3) There is increased motivation to try to understand the material. The students in the class who want to do well will be motivated to grapple with the question and attempt a correct answer, in order to get feedback about where they stand. When students are prompted to answer questions in pairs or small groups, some research shows that the conversations they have are truly on-topic and taking the task seriously. [2]

4) The questions help students clarify their thinking. They get positive or negative feedback about what they are learning, which can give them information about what to focus on when they are studying. This idea is very Piagetian/constructivist [5], in that errors are powerful sources of information that incentivize people to correct those errors. As one student put it, “The questions are either a confidence builder or a wake-up call.”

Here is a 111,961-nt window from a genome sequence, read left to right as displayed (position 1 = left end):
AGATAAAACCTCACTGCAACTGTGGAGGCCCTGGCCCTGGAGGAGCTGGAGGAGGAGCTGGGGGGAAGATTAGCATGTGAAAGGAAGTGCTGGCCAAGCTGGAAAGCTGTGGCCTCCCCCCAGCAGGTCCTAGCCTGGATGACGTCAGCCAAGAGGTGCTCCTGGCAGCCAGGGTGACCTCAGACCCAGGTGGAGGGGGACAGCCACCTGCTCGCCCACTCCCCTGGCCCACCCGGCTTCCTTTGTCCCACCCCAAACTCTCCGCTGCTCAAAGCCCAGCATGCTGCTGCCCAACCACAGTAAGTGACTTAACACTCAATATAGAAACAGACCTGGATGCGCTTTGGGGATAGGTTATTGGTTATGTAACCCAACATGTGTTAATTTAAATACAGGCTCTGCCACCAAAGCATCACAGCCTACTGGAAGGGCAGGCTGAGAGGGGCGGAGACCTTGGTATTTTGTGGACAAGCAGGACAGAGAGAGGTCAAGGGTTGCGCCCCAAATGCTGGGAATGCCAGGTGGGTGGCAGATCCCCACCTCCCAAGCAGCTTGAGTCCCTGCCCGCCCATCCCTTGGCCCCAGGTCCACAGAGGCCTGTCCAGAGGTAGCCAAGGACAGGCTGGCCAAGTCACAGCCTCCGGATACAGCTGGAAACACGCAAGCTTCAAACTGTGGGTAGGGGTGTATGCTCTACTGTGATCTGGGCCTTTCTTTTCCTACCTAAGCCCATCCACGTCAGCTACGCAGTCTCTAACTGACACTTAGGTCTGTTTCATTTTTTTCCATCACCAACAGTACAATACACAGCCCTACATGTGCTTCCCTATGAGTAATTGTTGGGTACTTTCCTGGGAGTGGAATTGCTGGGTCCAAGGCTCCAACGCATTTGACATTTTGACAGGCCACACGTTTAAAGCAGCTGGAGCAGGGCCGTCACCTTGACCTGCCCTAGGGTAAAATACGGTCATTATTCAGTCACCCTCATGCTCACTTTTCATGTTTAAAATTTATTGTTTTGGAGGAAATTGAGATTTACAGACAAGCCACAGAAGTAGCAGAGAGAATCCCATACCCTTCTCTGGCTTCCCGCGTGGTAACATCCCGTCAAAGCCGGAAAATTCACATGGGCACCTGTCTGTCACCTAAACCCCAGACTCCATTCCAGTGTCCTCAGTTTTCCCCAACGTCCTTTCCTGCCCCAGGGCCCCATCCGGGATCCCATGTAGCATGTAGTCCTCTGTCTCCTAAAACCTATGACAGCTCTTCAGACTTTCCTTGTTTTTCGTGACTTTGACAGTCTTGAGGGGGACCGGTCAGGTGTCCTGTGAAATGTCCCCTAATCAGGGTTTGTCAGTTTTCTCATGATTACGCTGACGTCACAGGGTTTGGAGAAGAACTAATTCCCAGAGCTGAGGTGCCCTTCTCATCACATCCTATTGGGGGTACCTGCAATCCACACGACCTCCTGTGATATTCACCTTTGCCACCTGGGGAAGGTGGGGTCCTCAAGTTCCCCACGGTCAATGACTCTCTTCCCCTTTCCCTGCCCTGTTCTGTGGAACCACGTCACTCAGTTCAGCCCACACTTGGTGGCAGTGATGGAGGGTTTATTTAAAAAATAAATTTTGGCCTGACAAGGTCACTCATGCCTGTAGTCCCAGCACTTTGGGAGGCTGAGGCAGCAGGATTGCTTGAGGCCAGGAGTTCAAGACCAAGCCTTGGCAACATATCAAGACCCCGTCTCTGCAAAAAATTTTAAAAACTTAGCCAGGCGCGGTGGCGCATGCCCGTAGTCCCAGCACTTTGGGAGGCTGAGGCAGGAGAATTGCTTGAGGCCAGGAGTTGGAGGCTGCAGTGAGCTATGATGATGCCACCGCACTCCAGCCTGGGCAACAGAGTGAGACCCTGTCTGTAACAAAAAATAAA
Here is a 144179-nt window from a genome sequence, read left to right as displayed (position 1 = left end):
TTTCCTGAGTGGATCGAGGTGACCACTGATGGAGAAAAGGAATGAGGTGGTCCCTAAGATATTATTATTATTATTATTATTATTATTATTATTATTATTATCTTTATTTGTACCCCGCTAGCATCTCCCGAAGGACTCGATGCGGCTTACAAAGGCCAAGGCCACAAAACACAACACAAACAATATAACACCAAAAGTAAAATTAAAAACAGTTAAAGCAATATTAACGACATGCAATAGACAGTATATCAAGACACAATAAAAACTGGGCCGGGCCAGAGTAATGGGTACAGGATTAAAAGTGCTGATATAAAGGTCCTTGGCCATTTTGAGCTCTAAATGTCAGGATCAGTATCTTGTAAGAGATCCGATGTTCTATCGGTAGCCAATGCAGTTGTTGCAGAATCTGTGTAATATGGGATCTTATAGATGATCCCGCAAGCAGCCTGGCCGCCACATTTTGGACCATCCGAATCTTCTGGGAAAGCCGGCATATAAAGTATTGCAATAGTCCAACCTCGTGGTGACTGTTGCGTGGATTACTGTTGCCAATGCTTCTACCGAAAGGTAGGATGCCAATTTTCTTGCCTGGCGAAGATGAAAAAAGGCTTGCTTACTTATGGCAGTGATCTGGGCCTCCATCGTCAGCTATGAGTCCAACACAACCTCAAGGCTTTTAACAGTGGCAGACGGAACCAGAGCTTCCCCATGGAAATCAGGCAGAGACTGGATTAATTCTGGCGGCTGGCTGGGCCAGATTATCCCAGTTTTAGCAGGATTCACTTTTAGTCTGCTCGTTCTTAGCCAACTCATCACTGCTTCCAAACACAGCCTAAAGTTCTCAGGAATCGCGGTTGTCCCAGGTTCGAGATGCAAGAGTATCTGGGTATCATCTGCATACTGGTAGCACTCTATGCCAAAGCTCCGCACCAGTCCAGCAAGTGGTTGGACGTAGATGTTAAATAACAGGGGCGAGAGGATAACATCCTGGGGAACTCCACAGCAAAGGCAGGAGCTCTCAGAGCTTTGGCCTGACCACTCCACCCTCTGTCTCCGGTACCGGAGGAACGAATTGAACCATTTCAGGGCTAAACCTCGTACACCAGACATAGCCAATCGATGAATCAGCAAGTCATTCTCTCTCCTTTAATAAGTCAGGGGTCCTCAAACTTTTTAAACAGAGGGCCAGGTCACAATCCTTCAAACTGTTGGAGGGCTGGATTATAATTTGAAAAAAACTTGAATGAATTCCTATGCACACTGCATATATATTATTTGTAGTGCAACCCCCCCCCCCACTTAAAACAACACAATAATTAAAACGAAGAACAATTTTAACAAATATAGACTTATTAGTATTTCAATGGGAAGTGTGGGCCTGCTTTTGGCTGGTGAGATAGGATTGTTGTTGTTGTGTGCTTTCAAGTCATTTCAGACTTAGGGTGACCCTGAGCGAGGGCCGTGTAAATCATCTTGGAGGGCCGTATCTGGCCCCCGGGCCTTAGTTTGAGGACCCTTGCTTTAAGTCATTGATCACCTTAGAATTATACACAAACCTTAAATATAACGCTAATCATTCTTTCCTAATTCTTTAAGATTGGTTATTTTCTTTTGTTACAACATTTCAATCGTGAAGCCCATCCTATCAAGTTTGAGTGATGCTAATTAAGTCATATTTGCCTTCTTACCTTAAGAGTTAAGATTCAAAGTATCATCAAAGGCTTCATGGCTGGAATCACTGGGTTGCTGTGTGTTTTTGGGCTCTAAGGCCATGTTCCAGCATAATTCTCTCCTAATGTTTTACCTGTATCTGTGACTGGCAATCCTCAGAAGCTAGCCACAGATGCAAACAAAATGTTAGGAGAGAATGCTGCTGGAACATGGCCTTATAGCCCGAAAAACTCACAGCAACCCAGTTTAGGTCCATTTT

5) At the college level, there is a motive for increased attendance, because  students will get more information and material than what will be found in the book. This includes not only the questions and answers (which may be models for how exam questions will be written), but also the discussion that the instructor facilitates, as s/he reflects on the answers provided by students.

6) Students can use their phones and computers in class! Their precious technology can be seen as “learning enablers, not distractions.” Compared to many classroom environments, where technology is prohibited, just the very act of using devices with teacher approval can be exciting, and bring students into the activity.